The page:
Yesterday I decided to harvest the rest of my Tuscan "dinosaur" kale. It had over-wintered in the garden, and we'd eaten quite a bit of it by cutting leaves and cooking them half a dozen times over the months. The heavy frosts and morning temperatures well below freezing that we had in January didn't bother the kale at all.
The reason for harvesting the dinosaur kale now was that it was getting ready to go to seed. It had sent up hundreds of flower buds that were about to burst open. That would have been pretty, but I don't need the seeds, because I brought another package of them back from N.C. in February.
I've been told that the flower buds are good to eat, so I cut them and cooked them with some of the tender leaves and flower stalks. We'll eat some for lunch today and see how good they really are.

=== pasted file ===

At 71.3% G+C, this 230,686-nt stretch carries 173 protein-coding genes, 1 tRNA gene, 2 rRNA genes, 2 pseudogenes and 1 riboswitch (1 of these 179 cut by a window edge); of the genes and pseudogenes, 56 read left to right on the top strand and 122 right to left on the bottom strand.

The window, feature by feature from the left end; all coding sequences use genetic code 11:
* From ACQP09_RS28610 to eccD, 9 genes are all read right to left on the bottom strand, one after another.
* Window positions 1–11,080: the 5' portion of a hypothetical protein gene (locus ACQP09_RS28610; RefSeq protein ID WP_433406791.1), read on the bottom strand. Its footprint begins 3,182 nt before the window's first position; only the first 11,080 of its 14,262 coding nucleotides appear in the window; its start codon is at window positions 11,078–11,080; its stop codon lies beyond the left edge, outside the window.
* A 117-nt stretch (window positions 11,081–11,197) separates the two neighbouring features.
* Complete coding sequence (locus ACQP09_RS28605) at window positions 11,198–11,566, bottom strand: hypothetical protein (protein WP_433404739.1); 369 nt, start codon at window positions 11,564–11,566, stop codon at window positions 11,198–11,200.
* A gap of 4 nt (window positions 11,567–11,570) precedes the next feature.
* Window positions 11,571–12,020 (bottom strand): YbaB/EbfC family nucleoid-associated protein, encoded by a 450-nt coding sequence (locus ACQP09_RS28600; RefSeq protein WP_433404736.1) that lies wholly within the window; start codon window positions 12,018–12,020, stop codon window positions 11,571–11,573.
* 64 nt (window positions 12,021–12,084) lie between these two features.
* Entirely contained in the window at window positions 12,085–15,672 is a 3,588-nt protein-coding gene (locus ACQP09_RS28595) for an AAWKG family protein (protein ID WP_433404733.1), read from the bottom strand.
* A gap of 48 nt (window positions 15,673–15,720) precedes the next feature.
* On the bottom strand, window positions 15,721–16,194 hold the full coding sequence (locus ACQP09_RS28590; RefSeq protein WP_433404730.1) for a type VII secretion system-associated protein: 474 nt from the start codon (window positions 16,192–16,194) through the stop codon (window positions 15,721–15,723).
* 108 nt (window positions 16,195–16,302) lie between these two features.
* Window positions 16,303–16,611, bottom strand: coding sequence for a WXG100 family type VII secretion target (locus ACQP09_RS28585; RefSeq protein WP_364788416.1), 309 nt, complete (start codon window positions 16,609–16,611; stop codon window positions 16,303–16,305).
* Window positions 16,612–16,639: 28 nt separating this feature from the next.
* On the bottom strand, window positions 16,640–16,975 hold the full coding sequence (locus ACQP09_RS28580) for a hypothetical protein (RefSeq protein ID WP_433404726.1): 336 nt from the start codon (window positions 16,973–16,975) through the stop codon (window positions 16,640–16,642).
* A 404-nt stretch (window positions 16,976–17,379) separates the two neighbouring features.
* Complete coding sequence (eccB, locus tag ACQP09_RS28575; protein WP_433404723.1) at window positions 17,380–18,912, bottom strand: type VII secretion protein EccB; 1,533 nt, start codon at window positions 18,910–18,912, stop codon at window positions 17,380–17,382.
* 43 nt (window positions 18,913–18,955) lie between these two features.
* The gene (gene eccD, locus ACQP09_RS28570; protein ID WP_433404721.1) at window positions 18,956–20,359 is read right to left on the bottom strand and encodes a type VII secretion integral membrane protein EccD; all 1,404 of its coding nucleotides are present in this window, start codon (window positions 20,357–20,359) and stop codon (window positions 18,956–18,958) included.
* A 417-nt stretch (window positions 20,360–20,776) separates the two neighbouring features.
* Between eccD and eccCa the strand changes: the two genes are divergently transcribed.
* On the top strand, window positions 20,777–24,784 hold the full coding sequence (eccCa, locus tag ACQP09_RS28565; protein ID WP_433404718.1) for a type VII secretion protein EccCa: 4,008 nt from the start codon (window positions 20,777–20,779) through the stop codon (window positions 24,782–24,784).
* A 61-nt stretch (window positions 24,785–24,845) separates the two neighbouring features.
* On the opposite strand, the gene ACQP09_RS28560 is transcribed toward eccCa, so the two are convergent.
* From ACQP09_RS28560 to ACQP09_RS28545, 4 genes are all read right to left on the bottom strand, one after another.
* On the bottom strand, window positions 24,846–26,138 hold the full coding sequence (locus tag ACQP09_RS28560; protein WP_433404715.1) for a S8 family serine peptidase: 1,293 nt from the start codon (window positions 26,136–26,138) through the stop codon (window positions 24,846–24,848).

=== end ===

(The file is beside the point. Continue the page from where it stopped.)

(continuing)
There is still a lot of kale for me to trim up and get ready to put in the pot. Many of the leaves are huge and probably fairly tough, but many are small and tender. Yesterday I gave the plants a good first washing in the utility room shower stall.
To harvest the plants, I took a big pair of limb-loppers out to the garden plot and cut through the fat tough stems of the plants. Then I could bring the tops, with all their leaves and flowers, into the house and cut off the flower heads before pulling all the leaves off the stems.
Washing and trimming the kale leaves and flower buds is a lot of work, but Walt and I both enjoy eating kale, and we think it's good for us. So the work is worth it. I still have quite a few leaves to wash and trim this morning. A lot of this kale will go into the freezer after it's cooked.
Here's what the plants looked like on a frosty morning two or three weeks ago. Tuscan or dinosaur kale leaves remind me more of collard green leaves than other kinds of kale do. They're "meatier" than curly kale or Russian kale leaves, and I like their texture after they're cooked.